Breaking up has never been easy. It's also never been easier, thanks to text messaging.
In her first New York solo exhibition, Allison L. Wade presents an entire series of artworks devoted to the breakup text message. Set against painted and photographed backgrounds on differently sized canvases, each work features a single text sent during one of Wade's own romantic failures, either by Wade herself or one of her exes.
They range from the tragic, "I knew you would do this to me," and desperate, "This is my last attempt to get in touch with you before I feel like a stalker!" to the utterly bizarre and comical "WTF!!! You left for Ibiza without me," and "Sorry I have been out of touch this week. There was a snow storm and I have been watching movies."
It's Not You builds off Wade's previous series Break-Up Texts, first released at PULSE Miami in 2013, which blew up on social media and were the most shared images from the fair on Twitter and Instagram.
Ripped from their contexts, Wade's sometimes confusing, other times profound snippets of conversation articulate the disconnectedness of human communication in the age of digital media. Furthering this confusion are the seemingly random backgrounds she chooses for each message. One subtlety is set in red text against a red background: "Before the misundestandings [sic] get out of hand, I'd like to speak with you." Another, channeling those corny motivational office posters defining "Respect" and "Teamwork," features several color gradients and a Kodak stock image of a woman with a bunch of produce. It reads "I handled things very poorly and wanted you to know that I am sorry." It's not really clear why Wade has made any of the artistic decisions she has. Everything just feels random, but then again, break ups are seldom as clear cut as we would hope.
In what is perhaps the best-known example of virtual break up artworks, Sophie Calle created a similarly interesting response to e-dumping. For Take Care of Yourself, created for the French Pavilion of the 2007 Venice Biennale, Calle orchestrated a multi-media exhibition featuring text analysis, portraits, and filmed performances based on women's interpretations of a breakup letter she received via email. An exhaustive study of emotional turmoil reaching to the level of comedy, Calle's show built off responses from 107 women (including two made from wood, a psychic, and a parrot), who each added another dimension to Calle's romantic hardship.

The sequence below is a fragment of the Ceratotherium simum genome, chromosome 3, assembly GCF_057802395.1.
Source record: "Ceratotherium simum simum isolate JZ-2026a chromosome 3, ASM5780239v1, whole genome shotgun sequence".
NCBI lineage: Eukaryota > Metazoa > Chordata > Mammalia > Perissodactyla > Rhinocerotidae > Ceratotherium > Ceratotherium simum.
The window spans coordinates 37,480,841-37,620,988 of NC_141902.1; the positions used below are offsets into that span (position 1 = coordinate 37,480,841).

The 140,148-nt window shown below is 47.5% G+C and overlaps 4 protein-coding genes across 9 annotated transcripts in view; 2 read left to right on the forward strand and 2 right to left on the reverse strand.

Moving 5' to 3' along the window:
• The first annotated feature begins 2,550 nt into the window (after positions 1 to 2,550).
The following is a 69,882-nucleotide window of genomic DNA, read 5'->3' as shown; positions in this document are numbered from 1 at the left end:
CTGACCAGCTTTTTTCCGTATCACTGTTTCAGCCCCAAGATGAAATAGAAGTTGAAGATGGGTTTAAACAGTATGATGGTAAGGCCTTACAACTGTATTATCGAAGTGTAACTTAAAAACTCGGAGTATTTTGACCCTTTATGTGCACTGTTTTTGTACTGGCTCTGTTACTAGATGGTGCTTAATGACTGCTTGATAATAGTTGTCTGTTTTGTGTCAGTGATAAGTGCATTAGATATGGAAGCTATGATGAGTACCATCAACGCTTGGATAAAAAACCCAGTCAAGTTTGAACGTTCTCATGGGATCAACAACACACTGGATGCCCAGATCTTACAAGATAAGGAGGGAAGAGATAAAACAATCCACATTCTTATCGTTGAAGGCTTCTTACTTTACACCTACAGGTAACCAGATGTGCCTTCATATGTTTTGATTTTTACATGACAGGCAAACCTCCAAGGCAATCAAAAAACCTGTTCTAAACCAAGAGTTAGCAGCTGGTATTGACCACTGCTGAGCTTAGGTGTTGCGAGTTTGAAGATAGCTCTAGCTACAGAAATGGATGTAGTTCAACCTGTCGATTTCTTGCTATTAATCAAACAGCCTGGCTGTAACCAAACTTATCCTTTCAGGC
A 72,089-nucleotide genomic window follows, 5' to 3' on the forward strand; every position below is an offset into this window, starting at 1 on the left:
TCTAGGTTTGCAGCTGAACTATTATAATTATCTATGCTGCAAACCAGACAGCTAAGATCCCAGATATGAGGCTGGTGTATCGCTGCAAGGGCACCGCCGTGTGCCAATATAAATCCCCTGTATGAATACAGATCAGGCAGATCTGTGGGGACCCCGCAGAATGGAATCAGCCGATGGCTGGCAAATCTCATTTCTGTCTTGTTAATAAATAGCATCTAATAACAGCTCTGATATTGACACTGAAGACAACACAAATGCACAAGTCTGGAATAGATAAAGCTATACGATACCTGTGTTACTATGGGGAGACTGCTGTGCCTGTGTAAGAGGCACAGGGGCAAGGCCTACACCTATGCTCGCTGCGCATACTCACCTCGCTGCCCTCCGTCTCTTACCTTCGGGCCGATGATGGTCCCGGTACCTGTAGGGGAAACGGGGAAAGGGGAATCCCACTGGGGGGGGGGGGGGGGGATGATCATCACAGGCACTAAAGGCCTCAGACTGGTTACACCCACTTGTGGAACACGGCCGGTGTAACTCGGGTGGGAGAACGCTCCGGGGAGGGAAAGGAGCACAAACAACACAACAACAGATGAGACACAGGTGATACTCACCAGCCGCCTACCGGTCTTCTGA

If you're really into dwelling on the past, Zagreb offers perhaps the world's most definitive overview of breakups at their Museum of Broken Relationships, an entire museum dedicated to showcasing the artifacts of heartache and romantic failure. A kitschy glass horse figurine, a bread pan—no object is too insignificant to drudge up the memories of crushing despair. There's even an old cell phone a guy gave to his ex-girlfriend so that she couldn't call him anymore, an ingenious solution to torturous breakups that drag on and on.
Wade's show adds a post-internet art take to the enduring fact is that breakups suck. Her exhibition runs through January 10, 2015, at Rick Wester Fine Art in New York.
(All images courtesy of Allison L. Wade and Rick Wester Fine Art, New York)
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